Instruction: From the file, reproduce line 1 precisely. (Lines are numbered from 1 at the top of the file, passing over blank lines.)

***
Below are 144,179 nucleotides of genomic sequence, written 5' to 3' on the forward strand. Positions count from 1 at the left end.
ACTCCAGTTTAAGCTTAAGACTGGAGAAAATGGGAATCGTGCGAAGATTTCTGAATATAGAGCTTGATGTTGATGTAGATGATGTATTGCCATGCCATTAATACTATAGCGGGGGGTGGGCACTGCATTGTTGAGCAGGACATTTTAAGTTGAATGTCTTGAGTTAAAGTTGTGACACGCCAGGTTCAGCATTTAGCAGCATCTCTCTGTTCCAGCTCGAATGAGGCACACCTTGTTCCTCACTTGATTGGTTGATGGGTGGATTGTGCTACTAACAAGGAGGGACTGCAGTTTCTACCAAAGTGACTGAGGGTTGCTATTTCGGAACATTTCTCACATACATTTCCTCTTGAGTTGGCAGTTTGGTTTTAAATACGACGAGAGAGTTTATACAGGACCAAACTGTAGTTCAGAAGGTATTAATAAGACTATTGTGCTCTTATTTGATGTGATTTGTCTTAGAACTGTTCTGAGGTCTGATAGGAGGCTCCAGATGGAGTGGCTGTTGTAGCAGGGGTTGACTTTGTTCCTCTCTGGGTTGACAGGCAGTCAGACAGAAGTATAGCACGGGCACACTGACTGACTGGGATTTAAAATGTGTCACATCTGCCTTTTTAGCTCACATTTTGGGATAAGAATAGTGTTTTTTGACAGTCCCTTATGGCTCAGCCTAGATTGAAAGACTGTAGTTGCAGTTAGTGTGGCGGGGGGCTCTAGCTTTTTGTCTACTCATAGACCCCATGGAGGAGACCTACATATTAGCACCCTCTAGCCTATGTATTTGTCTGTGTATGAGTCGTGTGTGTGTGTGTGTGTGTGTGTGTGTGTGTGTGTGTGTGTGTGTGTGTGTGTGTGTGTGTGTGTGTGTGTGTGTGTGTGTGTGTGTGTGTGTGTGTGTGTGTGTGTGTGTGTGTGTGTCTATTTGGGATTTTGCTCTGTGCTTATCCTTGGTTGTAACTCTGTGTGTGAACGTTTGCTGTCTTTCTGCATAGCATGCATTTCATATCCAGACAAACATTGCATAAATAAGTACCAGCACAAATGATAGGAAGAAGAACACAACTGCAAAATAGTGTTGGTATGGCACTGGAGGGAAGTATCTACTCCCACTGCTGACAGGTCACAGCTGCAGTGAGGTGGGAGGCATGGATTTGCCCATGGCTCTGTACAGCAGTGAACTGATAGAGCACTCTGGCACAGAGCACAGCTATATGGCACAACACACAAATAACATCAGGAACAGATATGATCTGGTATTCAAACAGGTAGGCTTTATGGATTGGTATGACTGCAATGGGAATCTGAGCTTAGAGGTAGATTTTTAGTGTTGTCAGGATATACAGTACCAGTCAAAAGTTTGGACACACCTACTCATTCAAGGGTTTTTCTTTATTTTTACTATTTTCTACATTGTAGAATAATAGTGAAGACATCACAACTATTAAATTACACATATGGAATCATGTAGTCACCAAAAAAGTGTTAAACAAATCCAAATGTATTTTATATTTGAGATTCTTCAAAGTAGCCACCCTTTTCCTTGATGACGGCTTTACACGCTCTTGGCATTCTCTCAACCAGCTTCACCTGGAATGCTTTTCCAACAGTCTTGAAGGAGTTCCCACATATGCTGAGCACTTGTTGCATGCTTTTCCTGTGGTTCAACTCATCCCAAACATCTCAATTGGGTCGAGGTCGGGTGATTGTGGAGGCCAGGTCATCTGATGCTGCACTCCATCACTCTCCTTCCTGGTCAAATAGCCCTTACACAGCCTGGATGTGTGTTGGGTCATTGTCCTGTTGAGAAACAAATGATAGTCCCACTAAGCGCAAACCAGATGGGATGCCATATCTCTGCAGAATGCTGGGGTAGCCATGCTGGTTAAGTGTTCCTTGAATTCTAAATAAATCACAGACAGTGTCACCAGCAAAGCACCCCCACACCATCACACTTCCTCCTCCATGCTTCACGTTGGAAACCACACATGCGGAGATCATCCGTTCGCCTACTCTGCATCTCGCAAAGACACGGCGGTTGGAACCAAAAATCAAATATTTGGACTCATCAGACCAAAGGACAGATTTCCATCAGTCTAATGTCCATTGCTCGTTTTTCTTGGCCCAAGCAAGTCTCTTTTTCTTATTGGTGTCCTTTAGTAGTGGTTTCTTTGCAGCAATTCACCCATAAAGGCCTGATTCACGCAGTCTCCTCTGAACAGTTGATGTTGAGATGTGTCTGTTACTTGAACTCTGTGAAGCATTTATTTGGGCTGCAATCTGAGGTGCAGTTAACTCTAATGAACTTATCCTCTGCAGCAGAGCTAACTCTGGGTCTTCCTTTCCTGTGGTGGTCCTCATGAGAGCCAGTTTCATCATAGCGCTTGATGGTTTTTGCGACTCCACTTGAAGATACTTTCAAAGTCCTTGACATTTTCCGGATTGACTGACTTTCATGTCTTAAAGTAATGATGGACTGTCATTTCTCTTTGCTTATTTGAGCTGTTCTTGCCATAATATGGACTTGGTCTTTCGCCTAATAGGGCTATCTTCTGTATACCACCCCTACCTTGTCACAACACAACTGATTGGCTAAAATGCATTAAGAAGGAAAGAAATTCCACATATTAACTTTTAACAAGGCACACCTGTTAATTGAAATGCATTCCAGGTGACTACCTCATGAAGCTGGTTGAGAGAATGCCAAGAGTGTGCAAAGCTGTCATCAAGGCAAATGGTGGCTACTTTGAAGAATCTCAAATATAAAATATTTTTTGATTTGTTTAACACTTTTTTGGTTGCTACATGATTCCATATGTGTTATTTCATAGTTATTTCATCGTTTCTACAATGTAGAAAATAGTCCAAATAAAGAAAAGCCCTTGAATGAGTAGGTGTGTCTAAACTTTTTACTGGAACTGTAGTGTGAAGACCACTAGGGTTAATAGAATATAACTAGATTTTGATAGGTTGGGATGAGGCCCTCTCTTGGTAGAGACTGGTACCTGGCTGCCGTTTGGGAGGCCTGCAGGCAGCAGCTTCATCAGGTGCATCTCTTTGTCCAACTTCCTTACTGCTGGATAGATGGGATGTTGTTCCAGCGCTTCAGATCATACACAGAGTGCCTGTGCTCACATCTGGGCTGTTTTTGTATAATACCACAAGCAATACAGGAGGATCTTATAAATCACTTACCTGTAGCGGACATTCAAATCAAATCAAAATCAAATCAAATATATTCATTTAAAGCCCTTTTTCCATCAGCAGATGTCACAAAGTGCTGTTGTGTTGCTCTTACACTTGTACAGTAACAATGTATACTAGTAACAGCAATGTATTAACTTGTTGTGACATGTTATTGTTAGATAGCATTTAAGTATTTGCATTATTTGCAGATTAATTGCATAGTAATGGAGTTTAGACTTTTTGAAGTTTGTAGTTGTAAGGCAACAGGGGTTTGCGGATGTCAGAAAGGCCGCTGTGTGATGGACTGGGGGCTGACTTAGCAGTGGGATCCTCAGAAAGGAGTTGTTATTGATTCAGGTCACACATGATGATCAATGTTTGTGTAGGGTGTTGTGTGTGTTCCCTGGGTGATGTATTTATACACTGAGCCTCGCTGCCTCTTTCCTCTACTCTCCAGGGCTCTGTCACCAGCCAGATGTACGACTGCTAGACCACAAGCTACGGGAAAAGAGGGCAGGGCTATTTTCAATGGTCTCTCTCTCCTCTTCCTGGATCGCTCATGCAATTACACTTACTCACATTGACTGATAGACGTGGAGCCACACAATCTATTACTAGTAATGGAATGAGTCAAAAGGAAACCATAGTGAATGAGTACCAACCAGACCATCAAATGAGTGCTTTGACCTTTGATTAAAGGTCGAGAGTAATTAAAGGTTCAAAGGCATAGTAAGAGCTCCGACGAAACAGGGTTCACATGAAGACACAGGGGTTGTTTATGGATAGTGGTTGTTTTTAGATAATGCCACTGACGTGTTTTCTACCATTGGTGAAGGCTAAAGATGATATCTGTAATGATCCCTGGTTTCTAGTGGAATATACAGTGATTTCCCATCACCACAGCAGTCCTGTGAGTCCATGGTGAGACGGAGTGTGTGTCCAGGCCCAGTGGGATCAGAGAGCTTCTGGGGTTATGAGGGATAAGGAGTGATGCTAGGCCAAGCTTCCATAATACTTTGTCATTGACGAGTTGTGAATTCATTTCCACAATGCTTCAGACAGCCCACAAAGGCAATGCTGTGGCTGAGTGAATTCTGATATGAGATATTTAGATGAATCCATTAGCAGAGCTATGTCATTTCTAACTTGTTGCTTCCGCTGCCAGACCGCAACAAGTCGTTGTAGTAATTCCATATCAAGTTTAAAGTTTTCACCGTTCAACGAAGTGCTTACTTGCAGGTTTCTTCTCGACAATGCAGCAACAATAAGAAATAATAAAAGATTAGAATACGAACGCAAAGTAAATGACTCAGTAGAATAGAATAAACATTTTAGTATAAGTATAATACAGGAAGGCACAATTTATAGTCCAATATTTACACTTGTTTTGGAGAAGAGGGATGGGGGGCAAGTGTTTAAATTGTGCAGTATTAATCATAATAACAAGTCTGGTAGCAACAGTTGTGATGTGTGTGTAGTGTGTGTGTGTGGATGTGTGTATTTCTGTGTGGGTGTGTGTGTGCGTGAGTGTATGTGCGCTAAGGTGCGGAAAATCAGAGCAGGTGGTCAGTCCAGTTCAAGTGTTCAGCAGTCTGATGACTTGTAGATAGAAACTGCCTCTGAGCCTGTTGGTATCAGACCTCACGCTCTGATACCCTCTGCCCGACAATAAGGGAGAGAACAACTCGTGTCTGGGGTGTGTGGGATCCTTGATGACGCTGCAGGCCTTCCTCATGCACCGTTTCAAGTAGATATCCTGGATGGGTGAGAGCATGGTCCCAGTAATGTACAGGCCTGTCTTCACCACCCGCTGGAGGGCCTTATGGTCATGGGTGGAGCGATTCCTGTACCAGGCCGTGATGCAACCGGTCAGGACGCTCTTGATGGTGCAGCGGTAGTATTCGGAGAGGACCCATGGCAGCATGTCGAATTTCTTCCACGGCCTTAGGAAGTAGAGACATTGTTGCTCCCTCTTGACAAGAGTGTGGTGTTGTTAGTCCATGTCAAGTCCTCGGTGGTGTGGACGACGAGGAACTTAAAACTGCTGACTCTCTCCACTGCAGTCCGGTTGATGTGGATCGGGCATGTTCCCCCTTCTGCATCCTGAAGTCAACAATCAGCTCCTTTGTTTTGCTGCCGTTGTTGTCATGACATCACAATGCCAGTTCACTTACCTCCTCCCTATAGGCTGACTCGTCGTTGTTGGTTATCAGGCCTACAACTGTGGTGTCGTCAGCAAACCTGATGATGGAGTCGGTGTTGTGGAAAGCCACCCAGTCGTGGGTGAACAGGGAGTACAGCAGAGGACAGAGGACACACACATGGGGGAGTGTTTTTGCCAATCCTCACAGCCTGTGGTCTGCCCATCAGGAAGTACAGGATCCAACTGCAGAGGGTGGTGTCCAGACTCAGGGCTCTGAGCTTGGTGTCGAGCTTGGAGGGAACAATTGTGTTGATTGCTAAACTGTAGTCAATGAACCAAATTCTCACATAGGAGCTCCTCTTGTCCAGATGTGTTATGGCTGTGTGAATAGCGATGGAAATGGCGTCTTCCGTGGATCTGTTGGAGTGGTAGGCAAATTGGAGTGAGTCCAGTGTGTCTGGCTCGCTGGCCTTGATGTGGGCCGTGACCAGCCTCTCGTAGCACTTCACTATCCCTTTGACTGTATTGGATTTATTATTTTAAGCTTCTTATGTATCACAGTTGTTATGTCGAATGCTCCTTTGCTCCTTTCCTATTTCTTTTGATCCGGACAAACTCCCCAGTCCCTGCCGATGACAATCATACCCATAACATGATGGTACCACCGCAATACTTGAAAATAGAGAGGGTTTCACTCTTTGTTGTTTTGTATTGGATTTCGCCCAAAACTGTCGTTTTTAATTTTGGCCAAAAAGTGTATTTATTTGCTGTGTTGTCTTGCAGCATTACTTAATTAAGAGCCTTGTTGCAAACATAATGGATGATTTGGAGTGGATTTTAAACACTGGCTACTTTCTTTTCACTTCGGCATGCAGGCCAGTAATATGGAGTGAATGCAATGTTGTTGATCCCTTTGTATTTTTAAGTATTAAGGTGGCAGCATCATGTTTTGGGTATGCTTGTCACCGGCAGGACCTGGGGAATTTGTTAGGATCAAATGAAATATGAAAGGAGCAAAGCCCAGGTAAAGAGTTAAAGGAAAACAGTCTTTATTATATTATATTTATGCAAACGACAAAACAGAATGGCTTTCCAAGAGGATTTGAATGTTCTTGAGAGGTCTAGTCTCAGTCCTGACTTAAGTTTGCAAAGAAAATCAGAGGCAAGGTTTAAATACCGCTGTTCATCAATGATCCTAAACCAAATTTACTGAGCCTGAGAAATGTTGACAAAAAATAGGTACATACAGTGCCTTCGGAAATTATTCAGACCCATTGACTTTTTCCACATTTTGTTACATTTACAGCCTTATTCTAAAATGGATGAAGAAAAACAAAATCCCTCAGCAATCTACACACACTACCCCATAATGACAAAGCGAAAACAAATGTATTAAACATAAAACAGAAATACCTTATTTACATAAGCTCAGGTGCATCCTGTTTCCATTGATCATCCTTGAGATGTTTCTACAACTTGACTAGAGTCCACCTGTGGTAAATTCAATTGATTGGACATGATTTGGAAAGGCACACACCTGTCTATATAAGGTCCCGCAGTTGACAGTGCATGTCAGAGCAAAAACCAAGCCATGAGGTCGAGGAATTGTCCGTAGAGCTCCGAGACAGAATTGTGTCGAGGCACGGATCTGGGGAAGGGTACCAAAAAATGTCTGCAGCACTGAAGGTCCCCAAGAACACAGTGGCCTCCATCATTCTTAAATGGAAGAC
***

Below are 144,179 nucleotides of genomic sequence, written 5' to 3' on the forward strand. Positions count from 1 at the left end.